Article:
The Czech Supreme Administrative Court will recommend to the Constitutional Court that it cancel the current five percent threshold in the elections to European Parliament valid in the Czech Republic, judge rapporteur Tomáš Langášek told journalists on Tuesday. The court panel complied with the complaint lodged by the Green Party; the Czech Pirate Party also presented a similar case in its complaint. The Supreme Administrative Court will suspend both proceedings, awaiting the verdict by the Constitutional Court. In the May elections to the European Parliament, both parties finished not far below the 5 percent threshold with 4.78 percent for the Pirate Party and 3.77 percent for the Greens.
Czech President Miloš Zeman has criticized the human rights minister, Social Democrat Jiří Dienstbier over his refusal to lead his party’s ballot in the European elections. Mr Dienstbier’s decision hurt the party’s showing at the polls, according to the president’s spokesman who hinted the head of state considered the minister a coward. Jiří Dienstbier, who is one of the president’s most vocal critics in the ruling Social Democrat party, said Mr Zeman’s criticism was silly and unffair; the remarks were also rejected by Prime Minister, and Social Democrat leader Bohuslav Sobotka.
At the weekend, Czech Social Democrat Prime Minister Bohuslav Sobotka met for talks with other European socialist leaders including French President Francois Hollande and Slovakia’s Prime Minister Robert Fico. Afterwards, Mr Sobotka announced that the Czech Social Democrats would be backing the candidacy of Jean-Claude Juncker as the next head of the European Commission. Europe-wide, socialists finished second in May’s parliamentary election: they will expect something in return for supporting Juncker as the next EC president. More
Former justice minister Jiří Pospíšil has given up his post as an MP in the Czech Chamber of Deputies. Pospíšil, a former Civic Democrat who joined the centre-right party TOP 09, was one of four TOP 09 candidates in May elected to European Parliament. In all in the European elections, 21 MPs representing the Czech Republic were elected. Pospíšil is expected to be replaced by former Civic Democrat MP Vladislav Vilímec.
Green Party leader Ondřej Liška resigned from his post at a meeting of the party leadership on Sunday. Mr. Liška, who has led the party since 2009, announced his decision shortly after the party’s poor showing in elections to the European Parliament. The party won only 3.7 percent of the vote, failing to cross the five percent margin needed to win seats in the assembly. Ondřej Liška said he was taking personal responsibility for the party’s defeat and noted that was greatly disappointed by the low voter turnout. The party will be run by its first deputy Jana Drápalová, until a new leader is elected in the autumn.
The head of the Pirate Party in the Czech Republic, Ivan Bartoš, resigned as leader on Friday, along with deputy leaders Lenka Wagnerová and Michal Havránek. On facebook, Bartoš – who intends to stay on as a regular member – made clear he was accepting political responsibility for the party’s failure to get a candidate elected to the EP in recent European elections. The Pirates finished not far below the five percent threshold with 4.8 percent. With the exception of a half-year break, Bartoš led the Pirate Party since 2009.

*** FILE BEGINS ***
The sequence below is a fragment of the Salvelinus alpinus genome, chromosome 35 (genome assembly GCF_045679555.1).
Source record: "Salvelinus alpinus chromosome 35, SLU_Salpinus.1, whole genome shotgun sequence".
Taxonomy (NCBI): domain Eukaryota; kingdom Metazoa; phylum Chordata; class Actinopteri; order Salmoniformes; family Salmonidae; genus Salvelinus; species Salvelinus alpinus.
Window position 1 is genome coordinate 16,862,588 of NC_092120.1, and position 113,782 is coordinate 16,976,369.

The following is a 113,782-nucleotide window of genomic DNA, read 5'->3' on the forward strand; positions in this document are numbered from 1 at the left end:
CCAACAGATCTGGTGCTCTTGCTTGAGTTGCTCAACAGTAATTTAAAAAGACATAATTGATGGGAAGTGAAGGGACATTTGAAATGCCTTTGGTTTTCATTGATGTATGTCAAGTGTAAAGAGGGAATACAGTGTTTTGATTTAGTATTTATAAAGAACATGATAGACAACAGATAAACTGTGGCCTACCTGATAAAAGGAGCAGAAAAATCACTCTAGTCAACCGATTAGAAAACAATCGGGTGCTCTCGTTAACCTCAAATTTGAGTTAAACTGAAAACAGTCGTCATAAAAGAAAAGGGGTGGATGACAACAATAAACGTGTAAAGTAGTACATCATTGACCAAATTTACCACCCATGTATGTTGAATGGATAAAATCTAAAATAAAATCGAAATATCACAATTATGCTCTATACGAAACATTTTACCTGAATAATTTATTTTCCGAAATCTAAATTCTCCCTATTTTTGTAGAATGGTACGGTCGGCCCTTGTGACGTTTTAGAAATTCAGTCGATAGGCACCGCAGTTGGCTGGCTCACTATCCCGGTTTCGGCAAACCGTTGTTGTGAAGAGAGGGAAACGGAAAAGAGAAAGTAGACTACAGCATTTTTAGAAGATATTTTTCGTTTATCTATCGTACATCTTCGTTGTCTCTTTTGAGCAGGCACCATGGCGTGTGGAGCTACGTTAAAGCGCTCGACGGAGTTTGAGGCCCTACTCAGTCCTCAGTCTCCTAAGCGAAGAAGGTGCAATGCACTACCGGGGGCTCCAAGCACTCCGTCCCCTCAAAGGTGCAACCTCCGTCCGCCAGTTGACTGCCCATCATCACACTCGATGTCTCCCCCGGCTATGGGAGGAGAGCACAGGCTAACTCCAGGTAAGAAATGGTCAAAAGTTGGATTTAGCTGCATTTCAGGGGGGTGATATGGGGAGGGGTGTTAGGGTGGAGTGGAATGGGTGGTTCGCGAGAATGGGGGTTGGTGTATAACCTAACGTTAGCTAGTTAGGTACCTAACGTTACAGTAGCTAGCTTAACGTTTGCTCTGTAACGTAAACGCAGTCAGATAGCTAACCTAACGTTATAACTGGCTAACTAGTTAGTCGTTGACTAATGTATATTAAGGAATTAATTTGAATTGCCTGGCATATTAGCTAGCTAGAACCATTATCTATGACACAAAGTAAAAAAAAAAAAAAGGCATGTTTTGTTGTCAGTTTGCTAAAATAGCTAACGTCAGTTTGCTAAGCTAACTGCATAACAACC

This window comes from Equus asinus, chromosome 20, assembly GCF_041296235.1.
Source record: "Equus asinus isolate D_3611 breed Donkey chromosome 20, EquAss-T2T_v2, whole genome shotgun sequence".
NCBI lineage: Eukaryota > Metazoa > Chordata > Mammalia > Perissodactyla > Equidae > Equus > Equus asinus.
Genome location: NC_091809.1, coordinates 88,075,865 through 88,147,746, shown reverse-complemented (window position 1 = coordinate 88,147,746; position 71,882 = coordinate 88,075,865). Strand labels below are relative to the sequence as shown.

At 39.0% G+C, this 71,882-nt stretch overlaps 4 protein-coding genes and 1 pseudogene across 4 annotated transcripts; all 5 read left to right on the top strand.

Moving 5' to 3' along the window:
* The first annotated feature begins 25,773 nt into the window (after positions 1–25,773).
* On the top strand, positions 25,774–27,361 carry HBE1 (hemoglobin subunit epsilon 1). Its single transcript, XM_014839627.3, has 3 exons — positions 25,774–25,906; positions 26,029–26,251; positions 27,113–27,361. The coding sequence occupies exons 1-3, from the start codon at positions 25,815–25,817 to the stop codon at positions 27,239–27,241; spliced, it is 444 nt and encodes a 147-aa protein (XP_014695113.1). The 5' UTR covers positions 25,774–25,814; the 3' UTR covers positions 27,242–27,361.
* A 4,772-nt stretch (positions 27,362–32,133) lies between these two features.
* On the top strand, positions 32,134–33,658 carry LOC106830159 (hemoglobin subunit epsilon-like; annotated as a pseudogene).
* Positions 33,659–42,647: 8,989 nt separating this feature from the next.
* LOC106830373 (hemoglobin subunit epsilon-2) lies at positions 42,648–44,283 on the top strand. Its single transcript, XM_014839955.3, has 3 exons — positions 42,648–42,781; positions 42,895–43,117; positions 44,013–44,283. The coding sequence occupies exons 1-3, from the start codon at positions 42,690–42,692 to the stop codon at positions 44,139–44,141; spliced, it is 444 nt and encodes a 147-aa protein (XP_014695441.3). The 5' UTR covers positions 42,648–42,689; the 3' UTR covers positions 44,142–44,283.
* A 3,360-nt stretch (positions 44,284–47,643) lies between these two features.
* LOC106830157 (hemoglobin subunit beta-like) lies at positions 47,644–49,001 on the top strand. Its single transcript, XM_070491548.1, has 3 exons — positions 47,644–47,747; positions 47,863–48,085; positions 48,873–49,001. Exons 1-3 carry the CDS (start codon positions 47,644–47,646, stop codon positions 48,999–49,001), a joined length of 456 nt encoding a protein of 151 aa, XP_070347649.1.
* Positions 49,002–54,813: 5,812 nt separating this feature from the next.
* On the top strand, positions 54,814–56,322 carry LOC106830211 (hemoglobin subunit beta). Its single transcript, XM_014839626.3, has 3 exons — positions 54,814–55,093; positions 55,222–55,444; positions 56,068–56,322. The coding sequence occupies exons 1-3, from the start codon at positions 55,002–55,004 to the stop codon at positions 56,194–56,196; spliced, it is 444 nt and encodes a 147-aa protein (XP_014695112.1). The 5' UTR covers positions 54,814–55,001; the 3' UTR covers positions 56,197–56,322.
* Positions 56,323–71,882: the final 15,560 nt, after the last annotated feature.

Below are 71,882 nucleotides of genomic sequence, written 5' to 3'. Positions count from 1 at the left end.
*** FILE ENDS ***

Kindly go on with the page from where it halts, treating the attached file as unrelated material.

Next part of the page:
PanoramaJiří Pehe: anti-establishment attitudes and widespread disinterest in politics may have to do with historic traumas
Elections to the European Parliament came and went almost unnoticed in the Czech Republic, where over 80 percent of voters simply ignored them. The record-low turnout of 18.2 percent was surpassed only in neighbouring Slovakia where a mere 13 percent of voters bothered to cast their ballot. Why did the Czechs and Slovaks – who are closely bound by history – turn their backs on the European elections? Political analyst Jiří Pehe says it may not be a coincidence and argues that both the past and present have played a role in forming these attitudes. More
Current AffairsPolitical pundit: most Czechs believe they have no real influence on EU decision-making
The most noteworthy aspect of elections to the European Parliament in the Czech Republic was not who won, but the fact that only 18.2 percent of the country’s eligible voters bothered to take part. Why did Czechs choose to ignore the European elections –and could the country’s past explain people’s distrust of decisions made outside the country’s borders? Political commentator Jiři Pehe says both the distant past and present-day politics played a role. More
The Free Citizens’ Party – one of six Czech groupings that won seats in the European Parliament in elections last weekend – attracted votes from people who backed TOP 09 in October’s general elections, suggests a study of voting patterns released by the group KohoVolit.eu. The Pirate Party, who were less than one percentage point away from taking a seat, took votes from the Green Party, according to the study. The Communists and the Christian Democrats had the highest percentage of votes from people who also supported them in the general elections. By contrast, ANO, who came first in the Euro elections, lost many previous voters to smaller parties.
The country’s leading Eurosceptic, former president Václav Klaus expressed satisfaction over the low voter turnout in elections to the European Parliament in the Czech Republic late Monday. Mr. Klaus told Czech Television that the 18.2 percent turnout was a clear indication that Czechs were not interested in the European Union and were aware that the EU was not run according to democratic principles. Mr. Klaus said the real winners of the European elections were the 82 percent of people who ignored them. In response to the outcome of the vote across Europe, the former Czech head of state noted that the success of Eurosceptic parties would mean only a marginal change.